Uber’s pressure works, as DC councilmember drops the Minimum Fare plan

Uber’s pressure works, as DC councilmember drops the Minimum Fare plan

The battle between Uber and Washington DC City Council has reached a head, after we reported the driver-for-hire startup was taking umbrage at plans to pass an amendment to the taxi modernization bill that would make it illegal for Uber to lower its prices or to offer a low cost service in any form. In a nutshell, Uber would be forced to charge at least five times the price of a normal taxi cab fare.

Now it seems the plans have in fact been shelved. At a meeting today, Councilmember Mary Cheh (D-Ward 3) reversed her plans to introduce an amendment to the taxicab modernization bill that would, among other things, put into legislation new “sedan-class” rules that would effectively bring the upscale livery service Uber into compliance with D.C. regulations,” reports dcist.

The announcement is quite timely, given that in an open letter to DC City Council today, Uber CEO Travis Kalanick threw down the gauntlet to council members, requesting that they reconsider their plans so as not to stifle competition in the area.

In an impassioned plea, Kalanick took the time to remind the powers-that-be that Uber employs hundreds of drivers in the area, a figure that’s on its way to becoming thousands.

“What many of you may not realize is that Uber is a tech company with local offices bringing incredibly sophisticated technology to bare,” he says. “In an era where DC needs tech companies to locate themselves and grow in the city, what kind of message does stifling competition send to the technology community? A technology community armed with 100′s of millions of twitter and Facebook followers who passionately believe in consumer choice and are willing to wage a digital battle to be heard.”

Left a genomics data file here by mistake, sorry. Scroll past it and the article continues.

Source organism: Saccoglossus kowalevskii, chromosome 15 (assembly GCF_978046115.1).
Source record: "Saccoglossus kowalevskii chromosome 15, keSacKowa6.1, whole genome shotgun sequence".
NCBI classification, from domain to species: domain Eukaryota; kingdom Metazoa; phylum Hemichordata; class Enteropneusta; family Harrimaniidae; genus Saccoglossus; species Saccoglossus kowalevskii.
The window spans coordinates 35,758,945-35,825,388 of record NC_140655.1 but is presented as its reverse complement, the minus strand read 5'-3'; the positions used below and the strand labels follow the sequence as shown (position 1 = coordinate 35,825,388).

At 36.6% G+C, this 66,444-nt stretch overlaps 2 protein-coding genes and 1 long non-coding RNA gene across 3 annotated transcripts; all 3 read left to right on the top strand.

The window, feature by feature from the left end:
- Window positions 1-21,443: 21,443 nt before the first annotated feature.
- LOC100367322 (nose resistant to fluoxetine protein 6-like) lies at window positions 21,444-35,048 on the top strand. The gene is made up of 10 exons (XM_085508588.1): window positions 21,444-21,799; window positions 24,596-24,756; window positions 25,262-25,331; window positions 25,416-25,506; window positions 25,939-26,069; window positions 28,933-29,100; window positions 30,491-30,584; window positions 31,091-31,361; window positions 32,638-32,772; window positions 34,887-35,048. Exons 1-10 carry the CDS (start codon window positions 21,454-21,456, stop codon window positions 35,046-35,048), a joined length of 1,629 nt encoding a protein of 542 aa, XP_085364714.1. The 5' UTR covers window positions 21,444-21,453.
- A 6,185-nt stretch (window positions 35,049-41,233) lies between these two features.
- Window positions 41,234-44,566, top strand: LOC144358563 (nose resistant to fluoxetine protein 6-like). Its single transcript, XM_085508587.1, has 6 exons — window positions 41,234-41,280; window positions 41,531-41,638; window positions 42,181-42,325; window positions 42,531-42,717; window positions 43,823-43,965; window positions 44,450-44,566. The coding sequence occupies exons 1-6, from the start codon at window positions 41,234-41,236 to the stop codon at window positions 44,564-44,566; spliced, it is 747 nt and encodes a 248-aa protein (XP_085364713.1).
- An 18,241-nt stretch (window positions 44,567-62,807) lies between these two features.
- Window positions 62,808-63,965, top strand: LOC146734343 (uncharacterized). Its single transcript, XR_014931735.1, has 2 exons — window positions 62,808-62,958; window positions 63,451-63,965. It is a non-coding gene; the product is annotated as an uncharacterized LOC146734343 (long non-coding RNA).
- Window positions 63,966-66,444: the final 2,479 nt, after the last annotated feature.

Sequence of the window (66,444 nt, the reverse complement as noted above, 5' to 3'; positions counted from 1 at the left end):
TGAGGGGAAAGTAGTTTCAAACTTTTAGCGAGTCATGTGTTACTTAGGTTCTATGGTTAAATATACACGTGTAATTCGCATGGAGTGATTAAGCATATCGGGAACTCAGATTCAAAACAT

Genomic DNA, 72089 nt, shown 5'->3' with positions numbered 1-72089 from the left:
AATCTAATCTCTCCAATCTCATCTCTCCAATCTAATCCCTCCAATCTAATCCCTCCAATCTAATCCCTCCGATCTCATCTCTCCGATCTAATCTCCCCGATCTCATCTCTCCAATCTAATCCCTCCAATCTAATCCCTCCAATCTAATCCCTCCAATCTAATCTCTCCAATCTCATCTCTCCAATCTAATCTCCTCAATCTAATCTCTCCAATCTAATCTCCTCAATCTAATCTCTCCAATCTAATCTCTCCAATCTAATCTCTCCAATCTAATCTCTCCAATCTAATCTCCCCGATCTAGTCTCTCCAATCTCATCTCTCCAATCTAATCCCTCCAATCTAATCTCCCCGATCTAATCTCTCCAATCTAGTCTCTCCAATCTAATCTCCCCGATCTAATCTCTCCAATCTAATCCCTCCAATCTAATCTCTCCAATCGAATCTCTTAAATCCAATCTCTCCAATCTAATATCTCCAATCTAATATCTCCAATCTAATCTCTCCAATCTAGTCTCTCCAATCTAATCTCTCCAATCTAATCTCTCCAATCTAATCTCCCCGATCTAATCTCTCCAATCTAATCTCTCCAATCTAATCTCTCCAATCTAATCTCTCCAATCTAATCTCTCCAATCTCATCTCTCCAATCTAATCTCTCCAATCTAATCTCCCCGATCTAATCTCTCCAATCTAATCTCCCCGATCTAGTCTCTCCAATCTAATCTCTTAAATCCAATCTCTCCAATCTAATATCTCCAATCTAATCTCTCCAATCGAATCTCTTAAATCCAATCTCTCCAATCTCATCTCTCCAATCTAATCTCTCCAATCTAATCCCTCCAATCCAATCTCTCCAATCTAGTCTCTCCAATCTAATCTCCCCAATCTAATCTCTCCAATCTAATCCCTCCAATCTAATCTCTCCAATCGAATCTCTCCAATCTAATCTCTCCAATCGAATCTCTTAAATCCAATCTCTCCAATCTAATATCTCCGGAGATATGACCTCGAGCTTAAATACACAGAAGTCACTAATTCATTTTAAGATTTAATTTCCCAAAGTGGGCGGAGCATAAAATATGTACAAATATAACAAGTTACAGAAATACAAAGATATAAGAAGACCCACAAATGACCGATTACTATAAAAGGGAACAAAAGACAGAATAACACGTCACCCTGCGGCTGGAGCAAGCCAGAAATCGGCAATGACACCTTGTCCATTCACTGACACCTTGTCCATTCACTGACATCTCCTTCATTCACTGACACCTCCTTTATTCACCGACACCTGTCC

As though to remove any doubt as to the purpose of this particular message, Kalanick asks councilors to “take the ‘Minimum Fare’ language out of the amendment”. He continues:

“It’s that simple. Doing so shows the tech community in DC that you support innovative, burgeoning technologies in the face of special interests. It shows your constituents that you’ll put people and progress above politics. I’m an idealist, it’s always been a problem of mine and I do apologize in advance.

It shows the taxi industry that the Council expects them to step up their game honestly without alternatives being relegated to only wealthy residents of Ward 3. In any case, I urge you to be bold, and do what’s right for your constituents, who really do not understand why Uber can’t help them get the best possible price for a transportation alternative they love.”

So, DC was being uber-protective (pardon the pun) about the local taxi industry there by considering a pricing floor. As Kalanick noted, it does have a sizable following online and in local communities across the US, Canada, France and the UK, so pressure was likely to mount.

As the only region looking to enforce such a pricing structure that would limit its service to the more well-heeled individuals, it was difficult to not see the pendulum swinging in Uber’s favor at some point before this amendment was given the rubber stamp.

Meanwhile, you can read Kalanick’s full letter here.

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